The film about a girl group born before the music festival of the school 3 days fell into a shortage of singers singing the main internal conflict. While the members were desperate, they stumbled across a Korean student who sang “Linda linda linda” for Blue Hearts and the group she sang for the group. They practiced together with many bad jokes, the group also understood each other and cross country friendship more thoroughly.

Due to exhaustive training they missed the festival and had to perform at the last minute but the four girls still played their best and won the hearts of audiences.

3. Water Flowers, Hanamizuki 2010
 
Hanamizuki is a song about love that faces time and distance. The film is based in Hokkaido Japan. Hirasawa Sae, a high school student, is not happy to grow up with both parents, when her father died when she was very young.
 
The flowering plant was planted when Sae’s childhood became his father’s identity, Sae always cherish the desire to succeed, so she constantly strives to pass a prestigious university in Tokyo.


4. Nobody Knows (2004) – Dare mo shiranai

 
From a true event of “four abandoned children in Sugamo” and during 15 years of persistent script development, director Hirokazu Kore-eda released Nobody Knows. “Nobody Knows” is about a mother and four children living in an apartment that no one else knows. Four children are hardly allowed out, not in school.

 5. Memories of Matsuko (2006)

Memories of Matsuko in Vietnamese is Matsuko’s Memoirs produced based on the novel of the same name by Muneki Yamada. The film is the story of Matsuko Kawajiri’s life.

Studio Ghibli – Legend of The Japanese Animation Industry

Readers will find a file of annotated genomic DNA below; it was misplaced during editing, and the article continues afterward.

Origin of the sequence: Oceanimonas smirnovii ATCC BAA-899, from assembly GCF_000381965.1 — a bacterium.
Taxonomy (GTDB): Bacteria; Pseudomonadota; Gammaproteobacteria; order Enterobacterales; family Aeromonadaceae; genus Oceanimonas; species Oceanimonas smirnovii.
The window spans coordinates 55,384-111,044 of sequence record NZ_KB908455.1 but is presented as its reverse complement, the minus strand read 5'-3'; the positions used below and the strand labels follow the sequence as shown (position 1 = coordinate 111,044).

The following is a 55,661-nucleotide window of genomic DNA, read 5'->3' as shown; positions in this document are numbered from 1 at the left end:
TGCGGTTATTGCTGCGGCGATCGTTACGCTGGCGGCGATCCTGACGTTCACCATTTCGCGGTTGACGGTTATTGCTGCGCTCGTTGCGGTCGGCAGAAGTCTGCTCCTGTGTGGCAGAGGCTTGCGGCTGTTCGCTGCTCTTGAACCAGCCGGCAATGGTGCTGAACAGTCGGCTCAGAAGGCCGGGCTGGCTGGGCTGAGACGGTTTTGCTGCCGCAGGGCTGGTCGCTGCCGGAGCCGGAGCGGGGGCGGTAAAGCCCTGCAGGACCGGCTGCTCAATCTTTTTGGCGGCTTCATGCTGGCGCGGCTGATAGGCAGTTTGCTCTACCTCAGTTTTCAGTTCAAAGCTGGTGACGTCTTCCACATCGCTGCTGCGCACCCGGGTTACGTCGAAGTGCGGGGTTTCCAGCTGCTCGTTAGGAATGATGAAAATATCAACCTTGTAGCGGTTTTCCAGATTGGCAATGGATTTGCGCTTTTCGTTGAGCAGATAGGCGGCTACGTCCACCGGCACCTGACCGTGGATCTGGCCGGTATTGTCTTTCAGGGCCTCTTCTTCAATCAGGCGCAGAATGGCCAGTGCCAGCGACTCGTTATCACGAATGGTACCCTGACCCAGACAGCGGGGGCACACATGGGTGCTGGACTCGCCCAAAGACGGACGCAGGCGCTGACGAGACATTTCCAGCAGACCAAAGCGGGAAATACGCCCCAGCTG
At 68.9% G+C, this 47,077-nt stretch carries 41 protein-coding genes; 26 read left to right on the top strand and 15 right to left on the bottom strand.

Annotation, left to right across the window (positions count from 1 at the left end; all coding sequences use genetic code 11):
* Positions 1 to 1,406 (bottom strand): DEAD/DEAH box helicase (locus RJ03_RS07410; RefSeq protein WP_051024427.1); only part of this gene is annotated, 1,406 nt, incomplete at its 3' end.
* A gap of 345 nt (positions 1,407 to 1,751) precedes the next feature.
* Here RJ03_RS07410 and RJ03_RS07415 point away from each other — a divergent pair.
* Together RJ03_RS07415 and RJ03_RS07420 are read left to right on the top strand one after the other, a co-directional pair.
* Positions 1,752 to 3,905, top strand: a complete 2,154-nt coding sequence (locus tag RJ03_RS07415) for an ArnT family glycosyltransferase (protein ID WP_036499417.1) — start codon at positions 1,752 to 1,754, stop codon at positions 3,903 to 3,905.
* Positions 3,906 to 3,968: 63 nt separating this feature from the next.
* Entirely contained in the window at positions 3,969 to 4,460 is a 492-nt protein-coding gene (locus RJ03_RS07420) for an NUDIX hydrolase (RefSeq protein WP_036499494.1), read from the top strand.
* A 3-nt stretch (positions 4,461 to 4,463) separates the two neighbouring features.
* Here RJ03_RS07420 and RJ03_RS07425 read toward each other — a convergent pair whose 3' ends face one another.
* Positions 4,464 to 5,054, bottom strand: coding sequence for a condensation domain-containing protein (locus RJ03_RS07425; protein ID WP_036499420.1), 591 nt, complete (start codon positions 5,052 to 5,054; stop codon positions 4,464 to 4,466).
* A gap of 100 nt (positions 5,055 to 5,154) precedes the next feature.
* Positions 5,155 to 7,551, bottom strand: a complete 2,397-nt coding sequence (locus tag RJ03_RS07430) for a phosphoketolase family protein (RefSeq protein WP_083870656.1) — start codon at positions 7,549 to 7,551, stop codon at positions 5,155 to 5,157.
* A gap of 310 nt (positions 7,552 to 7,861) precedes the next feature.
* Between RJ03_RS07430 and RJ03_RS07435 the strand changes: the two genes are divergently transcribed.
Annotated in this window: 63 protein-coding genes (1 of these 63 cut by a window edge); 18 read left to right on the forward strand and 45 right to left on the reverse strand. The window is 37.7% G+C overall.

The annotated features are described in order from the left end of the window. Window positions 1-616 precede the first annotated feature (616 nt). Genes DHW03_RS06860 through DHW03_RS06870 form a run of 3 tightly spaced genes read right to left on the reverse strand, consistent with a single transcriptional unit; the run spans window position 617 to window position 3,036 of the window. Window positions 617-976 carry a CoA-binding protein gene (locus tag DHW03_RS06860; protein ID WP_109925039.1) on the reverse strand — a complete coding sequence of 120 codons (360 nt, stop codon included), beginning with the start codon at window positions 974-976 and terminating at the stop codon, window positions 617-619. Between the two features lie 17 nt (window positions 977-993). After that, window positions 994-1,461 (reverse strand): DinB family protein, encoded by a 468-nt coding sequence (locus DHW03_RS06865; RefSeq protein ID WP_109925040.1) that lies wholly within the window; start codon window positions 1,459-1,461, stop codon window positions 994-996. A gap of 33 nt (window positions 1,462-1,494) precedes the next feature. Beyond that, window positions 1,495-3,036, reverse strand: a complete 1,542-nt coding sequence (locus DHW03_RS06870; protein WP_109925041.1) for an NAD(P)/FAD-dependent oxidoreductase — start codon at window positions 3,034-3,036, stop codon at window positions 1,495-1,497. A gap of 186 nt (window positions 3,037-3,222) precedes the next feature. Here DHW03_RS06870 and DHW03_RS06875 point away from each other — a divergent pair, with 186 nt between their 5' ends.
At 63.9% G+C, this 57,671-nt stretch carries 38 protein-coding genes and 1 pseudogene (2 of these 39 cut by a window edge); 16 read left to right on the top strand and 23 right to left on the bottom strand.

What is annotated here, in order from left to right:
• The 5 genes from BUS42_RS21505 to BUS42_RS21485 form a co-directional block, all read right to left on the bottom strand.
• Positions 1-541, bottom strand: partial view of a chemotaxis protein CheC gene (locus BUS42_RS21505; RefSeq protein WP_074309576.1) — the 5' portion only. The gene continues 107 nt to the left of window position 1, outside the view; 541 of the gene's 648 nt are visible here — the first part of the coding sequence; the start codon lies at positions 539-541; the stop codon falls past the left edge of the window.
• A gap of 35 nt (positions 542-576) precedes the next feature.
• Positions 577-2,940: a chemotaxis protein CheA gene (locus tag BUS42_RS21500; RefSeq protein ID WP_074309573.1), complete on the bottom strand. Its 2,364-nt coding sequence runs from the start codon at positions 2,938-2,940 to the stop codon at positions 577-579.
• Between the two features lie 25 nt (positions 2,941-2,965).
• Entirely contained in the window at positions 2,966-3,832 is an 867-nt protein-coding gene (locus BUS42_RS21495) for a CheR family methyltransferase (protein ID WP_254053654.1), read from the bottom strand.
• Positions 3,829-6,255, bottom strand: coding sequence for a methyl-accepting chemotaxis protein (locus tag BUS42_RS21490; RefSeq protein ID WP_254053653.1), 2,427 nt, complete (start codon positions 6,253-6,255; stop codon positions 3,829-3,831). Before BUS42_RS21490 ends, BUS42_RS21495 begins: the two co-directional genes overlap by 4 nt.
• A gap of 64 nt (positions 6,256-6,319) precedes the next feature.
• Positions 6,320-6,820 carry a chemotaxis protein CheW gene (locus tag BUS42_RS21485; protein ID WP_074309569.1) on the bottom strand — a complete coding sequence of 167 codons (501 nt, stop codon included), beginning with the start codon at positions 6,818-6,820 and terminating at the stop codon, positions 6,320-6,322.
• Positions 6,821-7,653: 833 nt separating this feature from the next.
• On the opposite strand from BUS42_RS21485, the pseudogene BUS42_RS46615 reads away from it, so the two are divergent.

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Nov 202018
 

Ghibli is like the dream of Japanese anime, founded by talented and deeply devoted musicians Hayao Miyazaki and Isao Takahata. Despite starting a career and then growing up from making anime films for television, the two directors Hayao Miyazaki and Isao Takahata are determined to focus their attention on their long-running feature films. cinema screens.
The famous Japanese animated feature film studio, Ghibli. Ghibli’s films not only created box office fever in Japan, but also won in the harshest movie markets like the United States. Ghibli is the animated feature film Land of the Souls (2001), the only non-English-language film to receive the Oscars for Best Animated Feature Film of 2002. For the prestigious IMDB movie five of Ghibli’s works are among the top 10 best animated films of all time.

What makes Ghibli so successful?

Always aim for children.

Hayao Miyazaki once stated, “Animation should be a form of entertainment, and its purpose is to serve children. That is what I always think “. Hayao Miyazaki is always loyal to his point of view. His films are first of all highly entertaining with an engaging storyline, not a heavy film or carry messages that are difficult to understand.

Have a clear message and purpose
The message in his films never came out in the character’s voice, but always let the viewer feel himself.

Beautiful picture
Ghibli’s films are famous for their hand-drawn images. It can be said that Hayao Miyazaki is a traditional painter, he hates drawing by computer or technique, because they lose the value of each character.

Build character close to the viewer
Hayao Miyazaki has always put female figures at the center. It can be said that Ghibli’s female characters are ordinary girls.

How to write a unique script
“The scriptwriter must know what he wants in the film. The path of the story must be as simple and clear as a solid tree.” That is his point of view to write a unique script.

The concept of filmmaking and how Hayao Miyazaki and Isao Takahata’s films have produced a variety of anime. They use positive thoughts, perspectives and talents to make beautiful films of visual art, perfect content, making audiences around the world of sympathetic and love.